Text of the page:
Discussion in 'Audio Hardware' started by colby2415, Oct 5, 2017.
Thanks Tim, very interesting.
Read more on Wikipedia:
Compact Disc Digital Audio - Wikipedia
I am not sure about what your software option of "error correction"actually really does.
It could do what the other poster supposed, setting the drive into "CD player mode".
Or, set the software into a mode where the software itself interpolates between errors?
That clever error detection and correction scheme of CD Audio is really fascinating to me. That's one of the reasons I have so much respect for all these clever engineers who contributed to the inventions of digital audio and finally the CD.
It's clever thinking, thorough understanding of electrical, mathematical, statistical and computer sciences, and practical problem solution abilities, in a team of engineers from different schools and experiences.
Ah, and that CD standard still has not been made obsolete or audibly surpassed even almost 40 years (1982 until 2018) after it's invention.
As a sidenote: MusiCassettes (the Philips compact cassette system) enjoyed compatible upgrades, such as stereo, Dolby B and C noise reductions, Chrome, Ferro-Chrome and Metal-Tape formulations; Dolby HX.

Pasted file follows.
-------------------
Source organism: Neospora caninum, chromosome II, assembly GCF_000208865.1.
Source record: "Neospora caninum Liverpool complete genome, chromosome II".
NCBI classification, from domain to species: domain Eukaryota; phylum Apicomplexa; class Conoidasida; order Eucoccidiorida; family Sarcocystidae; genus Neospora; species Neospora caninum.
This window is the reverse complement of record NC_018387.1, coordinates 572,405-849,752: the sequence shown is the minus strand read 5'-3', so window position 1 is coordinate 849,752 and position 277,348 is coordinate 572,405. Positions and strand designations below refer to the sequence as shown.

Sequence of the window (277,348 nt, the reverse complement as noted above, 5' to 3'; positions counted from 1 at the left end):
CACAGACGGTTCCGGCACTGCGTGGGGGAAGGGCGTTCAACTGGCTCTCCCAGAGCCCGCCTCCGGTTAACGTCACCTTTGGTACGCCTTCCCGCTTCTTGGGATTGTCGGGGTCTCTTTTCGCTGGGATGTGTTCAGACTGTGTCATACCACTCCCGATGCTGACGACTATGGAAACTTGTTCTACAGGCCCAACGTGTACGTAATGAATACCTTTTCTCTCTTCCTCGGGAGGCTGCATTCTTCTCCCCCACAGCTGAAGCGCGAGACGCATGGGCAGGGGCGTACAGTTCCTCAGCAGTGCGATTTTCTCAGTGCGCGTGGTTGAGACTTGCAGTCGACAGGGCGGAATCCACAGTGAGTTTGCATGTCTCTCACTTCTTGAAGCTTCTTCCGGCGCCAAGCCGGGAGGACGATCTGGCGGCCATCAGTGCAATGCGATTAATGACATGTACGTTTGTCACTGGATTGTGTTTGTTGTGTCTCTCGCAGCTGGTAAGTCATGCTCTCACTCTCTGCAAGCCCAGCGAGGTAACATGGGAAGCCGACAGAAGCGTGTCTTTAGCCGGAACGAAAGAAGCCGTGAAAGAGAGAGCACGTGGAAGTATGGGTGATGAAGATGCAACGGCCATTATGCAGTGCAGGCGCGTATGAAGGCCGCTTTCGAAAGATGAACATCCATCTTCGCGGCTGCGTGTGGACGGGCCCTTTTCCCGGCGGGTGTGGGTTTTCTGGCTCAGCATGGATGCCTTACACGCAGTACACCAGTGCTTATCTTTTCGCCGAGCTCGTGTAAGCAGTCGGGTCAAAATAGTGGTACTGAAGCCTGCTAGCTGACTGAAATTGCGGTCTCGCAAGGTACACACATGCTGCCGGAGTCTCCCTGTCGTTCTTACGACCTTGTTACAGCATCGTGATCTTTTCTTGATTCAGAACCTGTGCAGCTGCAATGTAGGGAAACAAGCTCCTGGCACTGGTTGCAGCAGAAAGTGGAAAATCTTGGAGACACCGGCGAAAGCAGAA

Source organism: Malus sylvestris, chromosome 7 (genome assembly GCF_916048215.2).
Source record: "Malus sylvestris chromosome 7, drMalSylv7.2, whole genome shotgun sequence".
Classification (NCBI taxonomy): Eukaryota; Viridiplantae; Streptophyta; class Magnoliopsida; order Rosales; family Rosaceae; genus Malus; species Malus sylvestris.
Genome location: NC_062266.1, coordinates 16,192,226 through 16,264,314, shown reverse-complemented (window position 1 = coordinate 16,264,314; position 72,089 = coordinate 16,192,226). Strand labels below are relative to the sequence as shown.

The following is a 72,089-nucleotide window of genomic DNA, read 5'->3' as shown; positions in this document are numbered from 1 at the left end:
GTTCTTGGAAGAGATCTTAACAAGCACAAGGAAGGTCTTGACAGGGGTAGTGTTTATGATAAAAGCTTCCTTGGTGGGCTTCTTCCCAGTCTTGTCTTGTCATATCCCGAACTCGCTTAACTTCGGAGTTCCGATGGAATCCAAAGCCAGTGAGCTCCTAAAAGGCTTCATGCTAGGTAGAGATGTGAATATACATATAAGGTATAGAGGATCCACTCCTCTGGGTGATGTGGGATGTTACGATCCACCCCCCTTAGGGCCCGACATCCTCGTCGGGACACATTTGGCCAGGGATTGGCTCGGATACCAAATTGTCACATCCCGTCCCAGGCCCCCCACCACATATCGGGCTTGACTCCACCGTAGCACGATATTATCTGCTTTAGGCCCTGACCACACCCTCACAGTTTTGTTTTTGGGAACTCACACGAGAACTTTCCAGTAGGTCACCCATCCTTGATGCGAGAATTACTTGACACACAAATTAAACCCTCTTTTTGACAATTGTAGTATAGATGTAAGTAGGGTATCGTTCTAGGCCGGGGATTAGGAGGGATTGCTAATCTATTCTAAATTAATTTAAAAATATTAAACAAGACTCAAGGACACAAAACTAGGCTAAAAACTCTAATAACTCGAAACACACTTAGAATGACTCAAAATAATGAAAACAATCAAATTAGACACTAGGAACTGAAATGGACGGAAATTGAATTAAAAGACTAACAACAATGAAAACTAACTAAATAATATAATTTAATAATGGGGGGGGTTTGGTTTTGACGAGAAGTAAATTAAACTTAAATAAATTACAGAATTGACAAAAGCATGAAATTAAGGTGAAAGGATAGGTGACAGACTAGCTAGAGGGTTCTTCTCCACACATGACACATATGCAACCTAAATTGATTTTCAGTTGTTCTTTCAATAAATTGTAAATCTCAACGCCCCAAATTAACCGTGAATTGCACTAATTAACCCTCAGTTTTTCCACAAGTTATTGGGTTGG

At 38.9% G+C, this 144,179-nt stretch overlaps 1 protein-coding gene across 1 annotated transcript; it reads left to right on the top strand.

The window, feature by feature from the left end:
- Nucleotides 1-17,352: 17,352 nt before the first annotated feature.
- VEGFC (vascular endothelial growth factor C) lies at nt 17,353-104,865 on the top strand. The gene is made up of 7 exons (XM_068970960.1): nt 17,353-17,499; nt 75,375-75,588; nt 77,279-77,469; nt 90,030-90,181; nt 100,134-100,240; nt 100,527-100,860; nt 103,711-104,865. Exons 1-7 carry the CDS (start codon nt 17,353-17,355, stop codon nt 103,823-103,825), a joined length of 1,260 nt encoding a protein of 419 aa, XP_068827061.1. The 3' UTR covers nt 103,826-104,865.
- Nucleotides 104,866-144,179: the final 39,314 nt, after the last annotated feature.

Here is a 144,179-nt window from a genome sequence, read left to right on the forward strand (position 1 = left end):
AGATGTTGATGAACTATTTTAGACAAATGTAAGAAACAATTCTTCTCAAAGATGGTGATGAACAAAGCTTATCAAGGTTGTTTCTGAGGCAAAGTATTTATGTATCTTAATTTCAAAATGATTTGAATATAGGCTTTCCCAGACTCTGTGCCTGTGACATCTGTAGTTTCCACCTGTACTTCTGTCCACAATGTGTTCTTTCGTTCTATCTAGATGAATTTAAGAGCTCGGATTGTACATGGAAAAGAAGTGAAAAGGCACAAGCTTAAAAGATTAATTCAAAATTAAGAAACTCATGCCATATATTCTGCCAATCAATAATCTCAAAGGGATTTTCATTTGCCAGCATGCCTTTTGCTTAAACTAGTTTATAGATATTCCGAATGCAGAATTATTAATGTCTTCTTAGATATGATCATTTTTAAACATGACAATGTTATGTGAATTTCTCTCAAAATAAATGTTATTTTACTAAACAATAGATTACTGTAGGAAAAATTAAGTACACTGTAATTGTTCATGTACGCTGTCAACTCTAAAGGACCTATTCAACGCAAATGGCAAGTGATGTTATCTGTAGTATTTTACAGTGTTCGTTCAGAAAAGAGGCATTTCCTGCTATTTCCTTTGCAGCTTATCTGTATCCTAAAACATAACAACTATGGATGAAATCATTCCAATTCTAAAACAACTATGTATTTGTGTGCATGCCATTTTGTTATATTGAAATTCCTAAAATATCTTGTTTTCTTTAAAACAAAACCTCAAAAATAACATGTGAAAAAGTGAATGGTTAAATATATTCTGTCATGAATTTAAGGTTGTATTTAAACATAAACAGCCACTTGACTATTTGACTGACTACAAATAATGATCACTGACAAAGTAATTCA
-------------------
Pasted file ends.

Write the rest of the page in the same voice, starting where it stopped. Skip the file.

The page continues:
The vinyl received some upgrades, like Direct Metal Mastering (DMM), sharper needle cuts (as a result of quadraphonic CD-4 technology), maybe better vinyl formulations or processes.
And, still, all these could not reach the quality of CD.
CD could not be improved in a compatible way, because it was digital, and the format was fixed early as 82. But, still, almost no commercial available recording utilizes CD sound qualitiy up to it's full potential.
These engineers did a really great job.
I'm away from my home for one year. I have access to only two computers with a drive: a laptop with Linux and Sound Juicer, and my temporary office computer. My office computer will not install anything that isn't on a pre-approved list, and iTunes is the only ripping program that is. I've never used their software before, but it's my only choice here.
For CDs I buy, whatever. Even if the rip isn't as good as EAC, I can live it. I mean, I have the CDs.
But this university does have an amazingly well-stocked CD room in the library....
iTunes is fast though. Alarmingly so.
I didn't say that. What I meant is that Apple has no incentive to improve the ripping capability because the whole point of iTunes is for the user to buy the music from their store.